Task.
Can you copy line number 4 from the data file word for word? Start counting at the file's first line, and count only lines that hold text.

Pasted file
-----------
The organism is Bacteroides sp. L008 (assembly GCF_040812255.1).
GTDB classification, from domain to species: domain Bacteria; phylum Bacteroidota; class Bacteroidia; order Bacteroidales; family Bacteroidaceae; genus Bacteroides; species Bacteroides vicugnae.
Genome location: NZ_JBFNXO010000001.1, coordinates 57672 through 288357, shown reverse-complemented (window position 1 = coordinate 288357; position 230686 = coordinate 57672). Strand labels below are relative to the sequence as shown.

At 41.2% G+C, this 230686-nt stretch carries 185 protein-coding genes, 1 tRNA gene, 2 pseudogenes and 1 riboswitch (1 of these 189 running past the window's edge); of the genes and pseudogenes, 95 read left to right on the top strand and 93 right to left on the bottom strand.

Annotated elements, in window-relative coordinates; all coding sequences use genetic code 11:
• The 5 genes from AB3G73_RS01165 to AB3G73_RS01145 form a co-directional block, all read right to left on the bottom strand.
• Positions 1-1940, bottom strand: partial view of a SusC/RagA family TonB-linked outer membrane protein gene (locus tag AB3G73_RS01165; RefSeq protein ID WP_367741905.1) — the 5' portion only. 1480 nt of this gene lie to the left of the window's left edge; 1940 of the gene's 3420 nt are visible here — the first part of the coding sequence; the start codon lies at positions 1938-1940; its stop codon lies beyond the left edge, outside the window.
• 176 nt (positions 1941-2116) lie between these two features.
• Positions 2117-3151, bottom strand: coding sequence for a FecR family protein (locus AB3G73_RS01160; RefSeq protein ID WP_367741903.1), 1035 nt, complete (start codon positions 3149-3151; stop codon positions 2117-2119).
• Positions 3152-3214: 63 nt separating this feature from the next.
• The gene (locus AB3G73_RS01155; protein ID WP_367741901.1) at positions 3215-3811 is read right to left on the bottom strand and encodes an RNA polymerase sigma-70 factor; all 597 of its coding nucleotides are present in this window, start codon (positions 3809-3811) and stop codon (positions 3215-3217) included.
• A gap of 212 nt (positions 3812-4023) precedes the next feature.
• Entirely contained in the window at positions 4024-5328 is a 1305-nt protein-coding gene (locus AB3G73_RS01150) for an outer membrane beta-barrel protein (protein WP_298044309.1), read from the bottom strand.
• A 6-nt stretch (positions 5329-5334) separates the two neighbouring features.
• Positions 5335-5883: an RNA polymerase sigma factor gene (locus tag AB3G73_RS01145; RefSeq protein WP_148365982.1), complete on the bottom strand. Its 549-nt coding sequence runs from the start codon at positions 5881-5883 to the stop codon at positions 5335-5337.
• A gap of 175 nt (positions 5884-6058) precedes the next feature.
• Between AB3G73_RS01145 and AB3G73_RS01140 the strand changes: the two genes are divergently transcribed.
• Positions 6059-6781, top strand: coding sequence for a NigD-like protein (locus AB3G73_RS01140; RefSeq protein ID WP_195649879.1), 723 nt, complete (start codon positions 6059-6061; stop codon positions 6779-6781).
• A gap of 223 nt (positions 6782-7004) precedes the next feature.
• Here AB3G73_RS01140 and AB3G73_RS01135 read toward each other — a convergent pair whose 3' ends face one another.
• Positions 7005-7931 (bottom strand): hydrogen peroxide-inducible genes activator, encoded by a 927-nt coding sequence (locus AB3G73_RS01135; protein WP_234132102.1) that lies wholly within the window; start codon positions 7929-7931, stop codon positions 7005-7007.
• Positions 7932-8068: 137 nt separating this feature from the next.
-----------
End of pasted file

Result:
At 41.2% G+C, this 230686-nt stretch carries 185 protein-coding genes, 1 tRNA gene, 2 pseudogenes and 1 riboswitch (1 of these 189 running past the window's edge); of the genes and pseudogenes, 95 read left to right on the top strand and 93 right to left on the bottom strand.